People have been stopping to marvel at this view since the col’s famous switchbacks were constructed in the early 20th century. Take your time up the ascent and you will admire the olive groves, and maybe spy the remnants of the old Route Royale, the salt road that linked Nice and the coast to Piedmont and the Dukes of Savoy in Turin.

KEY INFO

Altitude: 1,002m

Length: 10.3km

Ascent: 662m

Average Gradient 6.4%

Max Gradient 15.0%
 

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COL DE VENCE

It is said that Alberto Contador rode this 9.7km stretch, which rises 643m and averages 6.6%, in less 24 minutes. Mere mortals who do it in less than 35 should count themselves lucky. If you can tear your eyes off your stem in the final kilometres, you’ll have a great view of the Mediterranean from Italy to Cannes and beyond.

KEY INFO

Altitude: 962m

Length: 9.7km

Ascent: 643m

Average Gradient 6.6%

Max Gradient 9.0%
 

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MONT VIAL

Although Mont Vial can seem ubiquitous, cyclists have to travel far into the backcountry to find the turning, which is tucked away somewhere between Toudon and Tourette-du-Chateau. Those who search will be rewarded, however, with a deserted, small, irregularly surfaced scrawl of switchbacks up the rocky mountain face. Perfection, in our eyes at least.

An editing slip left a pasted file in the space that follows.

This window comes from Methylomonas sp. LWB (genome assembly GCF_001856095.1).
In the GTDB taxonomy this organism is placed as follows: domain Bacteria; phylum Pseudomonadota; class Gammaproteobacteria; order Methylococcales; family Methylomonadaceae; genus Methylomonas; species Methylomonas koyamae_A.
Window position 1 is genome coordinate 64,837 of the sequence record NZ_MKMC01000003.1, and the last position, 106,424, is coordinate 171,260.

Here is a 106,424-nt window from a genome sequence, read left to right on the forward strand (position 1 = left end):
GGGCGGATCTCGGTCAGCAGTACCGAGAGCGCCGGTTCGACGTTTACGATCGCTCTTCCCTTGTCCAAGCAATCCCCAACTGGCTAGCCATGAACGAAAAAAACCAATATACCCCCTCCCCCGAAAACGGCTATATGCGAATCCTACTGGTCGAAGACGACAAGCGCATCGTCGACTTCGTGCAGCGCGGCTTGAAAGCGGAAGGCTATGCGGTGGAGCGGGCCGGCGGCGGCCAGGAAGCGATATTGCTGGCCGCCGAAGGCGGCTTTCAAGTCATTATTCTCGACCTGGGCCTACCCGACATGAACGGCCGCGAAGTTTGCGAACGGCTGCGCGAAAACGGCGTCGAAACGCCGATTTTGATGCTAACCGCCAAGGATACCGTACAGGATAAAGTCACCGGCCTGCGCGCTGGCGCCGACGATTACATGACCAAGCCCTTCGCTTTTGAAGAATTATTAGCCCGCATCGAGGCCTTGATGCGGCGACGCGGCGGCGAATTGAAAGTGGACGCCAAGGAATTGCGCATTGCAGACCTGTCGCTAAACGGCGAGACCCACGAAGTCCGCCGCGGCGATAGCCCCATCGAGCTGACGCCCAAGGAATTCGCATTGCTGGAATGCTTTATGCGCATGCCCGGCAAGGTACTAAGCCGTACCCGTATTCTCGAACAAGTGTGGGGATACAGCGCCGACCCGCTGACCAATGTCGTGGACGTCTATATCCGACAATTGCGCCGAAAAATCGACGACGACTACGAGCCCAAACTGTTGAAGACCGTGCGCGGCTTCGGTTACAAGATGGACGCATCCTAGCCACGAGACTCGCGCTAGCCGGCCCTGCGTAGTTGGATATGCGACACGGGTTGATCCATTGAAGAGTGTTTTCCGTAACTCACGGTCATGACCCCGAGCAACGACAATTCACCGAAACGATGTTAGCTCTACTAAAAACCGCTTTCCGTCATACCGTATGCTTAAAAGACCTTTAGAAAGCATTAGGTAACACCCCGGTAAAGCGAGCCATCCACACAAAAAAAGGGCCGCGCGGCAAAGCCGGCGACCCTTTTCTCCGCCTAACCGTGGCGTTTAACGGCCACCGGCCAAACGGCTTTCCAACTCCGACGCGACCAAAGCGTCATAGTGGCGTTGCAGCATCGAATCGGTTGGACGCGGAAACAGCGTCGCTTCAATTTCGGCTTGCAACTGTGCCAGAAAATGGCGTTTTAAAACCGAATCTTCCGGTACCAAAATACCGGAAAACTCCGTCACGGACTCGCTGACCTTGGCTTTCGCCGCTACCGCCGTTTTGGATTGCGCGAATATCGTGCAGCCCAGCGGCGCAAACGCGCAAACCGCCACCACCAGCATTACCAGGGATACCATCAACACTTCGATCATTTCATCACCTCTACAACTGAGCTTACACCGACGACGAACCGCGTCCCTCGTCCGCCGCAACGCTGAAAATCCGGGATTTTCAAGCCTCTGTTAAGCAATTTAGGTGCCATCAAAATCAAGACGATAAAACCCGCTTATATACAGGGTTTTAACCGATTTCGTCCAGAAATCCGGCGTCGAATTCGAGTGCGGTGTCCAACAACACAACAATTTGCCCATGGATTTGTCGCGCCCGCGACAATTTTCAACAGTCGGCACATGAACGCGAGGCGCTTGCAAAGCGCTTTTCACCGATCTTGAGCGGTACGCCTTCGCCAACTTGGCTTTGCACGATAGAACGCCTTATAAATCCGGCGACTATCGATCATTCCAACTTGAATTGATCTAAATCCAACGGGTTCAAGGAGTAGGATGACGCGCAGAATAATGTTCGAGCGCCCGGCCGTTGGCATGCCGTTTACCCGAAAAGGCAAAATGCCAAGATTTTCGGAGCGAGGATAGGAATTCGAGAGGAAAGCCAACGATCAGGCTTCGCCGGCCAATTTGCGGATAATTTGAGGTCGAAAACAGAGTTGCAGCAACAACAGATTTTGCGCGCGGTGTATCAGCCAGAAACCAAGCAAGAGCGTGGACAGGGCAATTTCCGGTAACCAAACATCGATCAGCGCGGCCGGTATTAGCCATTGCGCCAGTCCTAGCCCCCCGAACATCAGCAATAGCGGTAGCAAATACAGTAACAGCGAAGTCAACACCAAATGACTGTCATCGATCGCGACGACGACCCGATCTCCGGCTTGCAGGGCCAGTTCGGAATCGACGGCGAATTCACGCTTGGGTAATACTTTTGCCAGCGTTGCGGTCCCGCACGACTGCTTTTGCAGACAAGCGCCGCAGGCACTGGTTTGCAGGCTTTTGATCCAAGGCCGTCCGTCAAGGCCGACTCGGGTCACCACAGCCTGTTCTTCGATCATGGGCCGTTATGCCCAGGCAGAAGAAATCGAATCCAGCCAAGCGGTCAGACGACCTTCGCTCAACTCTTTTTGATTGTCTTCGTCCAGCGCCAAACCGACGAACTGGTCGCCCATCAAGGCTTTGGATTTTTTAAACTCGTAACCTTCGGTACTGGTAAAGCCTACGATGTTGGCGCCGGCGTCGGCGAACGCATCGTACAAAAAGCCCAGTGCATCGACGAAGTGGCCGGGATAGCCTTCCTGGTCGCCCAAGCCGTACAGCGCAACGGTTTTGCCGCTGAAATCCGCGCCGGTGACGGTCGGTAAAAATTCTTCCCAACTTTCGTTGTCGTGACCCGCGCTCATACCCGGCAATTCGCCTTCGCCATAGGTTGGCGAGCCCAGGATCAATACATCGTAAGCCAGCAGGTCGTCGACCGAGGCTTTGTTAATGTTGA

KEY INFO

Altitude: 1,549m

Length: 17.6km

Ascent: 1,195m

Average Gradient 6.8%

Max Gradient 12.5%
 

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COL DE BROUIS

From Sospel the climb starts in the pleasant and open meadows in the valley of the small river Bevera. It ascends through deep gorges, though never too tight, and ends in open meadows again. It is as if the pass is higher than its 879m, and you have passed into the northern Alps.

KEY INFO

Altitude: 879m

Length: 11.9km

Ascent: 531m

Average Gradient 4.5%

Max Gradient 7.3%
 

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MONT CHAUVE

Mont Chauve is Nice’s hidden mountain. It is hiding in plain sight, sitting there just to the north, right above the city, but nevertheless it is hidden. The best time to come, perhaps, is early in the morning, to watch the sun rise over Italy; on clear days, from the fort, Corsica can be seen on the horizon. A hidden gem.

KEY INFO

Altitude: 703m

Length: 5.2km

Ascent: 411m

Average Gradient 7.9%

Max Gradient 11.0%